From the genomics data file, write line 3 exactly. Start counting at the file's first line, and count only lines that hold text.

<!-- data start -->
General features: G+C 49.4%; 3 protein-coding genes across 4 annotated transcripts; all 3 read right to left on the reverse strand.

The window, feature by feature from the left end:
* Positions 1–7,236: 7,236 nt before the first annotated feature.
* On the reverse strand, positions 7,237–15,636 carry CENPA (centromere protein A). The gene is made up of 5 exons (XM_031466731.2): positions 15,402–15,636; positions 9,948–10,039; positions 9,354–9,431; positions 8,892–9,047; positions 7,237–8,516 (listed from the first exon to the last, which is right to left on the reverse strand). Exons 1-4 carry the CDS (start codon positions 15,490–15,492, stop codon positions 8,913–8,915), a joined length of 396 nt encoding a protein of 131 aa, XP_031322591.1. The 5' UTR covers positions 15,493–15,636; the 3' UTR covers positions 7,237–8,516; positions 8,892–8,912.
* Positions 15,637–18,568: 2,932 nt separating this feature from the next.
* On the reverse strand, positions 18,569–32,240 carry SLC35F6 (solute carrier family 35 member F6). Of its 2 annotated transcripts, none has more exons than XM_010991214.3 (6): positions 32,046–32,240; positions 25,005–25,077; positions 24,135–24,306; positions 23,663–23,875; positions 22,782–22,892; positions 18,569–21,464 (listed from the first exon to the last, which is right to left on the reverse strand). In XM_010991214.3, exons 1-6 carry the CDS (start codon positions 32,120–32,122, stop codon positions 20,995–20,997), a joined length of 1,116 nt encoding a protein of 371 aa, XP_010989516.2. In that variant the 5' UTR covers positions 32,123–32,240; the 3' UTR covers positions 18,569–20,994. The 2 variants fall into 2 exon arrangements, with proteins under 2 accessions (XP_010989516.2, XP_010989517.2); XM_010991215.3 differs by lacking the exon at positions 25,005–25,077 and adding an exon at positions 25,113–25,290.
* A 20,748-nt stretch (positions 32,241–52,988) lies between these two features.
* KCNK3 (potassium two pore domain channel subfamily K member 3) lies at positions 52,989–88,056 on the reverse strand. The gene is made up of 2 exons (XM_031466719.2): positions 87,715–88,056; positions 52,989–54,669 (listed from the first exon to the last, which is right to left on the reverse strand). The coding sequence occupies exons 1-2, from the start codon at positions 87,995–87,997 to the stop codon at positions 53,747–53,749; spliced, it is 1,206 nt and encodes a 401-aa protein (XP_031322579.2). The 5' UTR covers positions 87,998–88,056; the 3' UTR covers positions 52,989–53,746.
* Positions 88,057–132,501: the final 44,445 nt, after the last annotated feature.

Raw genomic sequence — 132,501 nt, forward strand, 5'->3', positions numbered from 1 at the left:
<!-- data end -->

* Positions 1–7,236: 7,236 nt before the first annotated feature.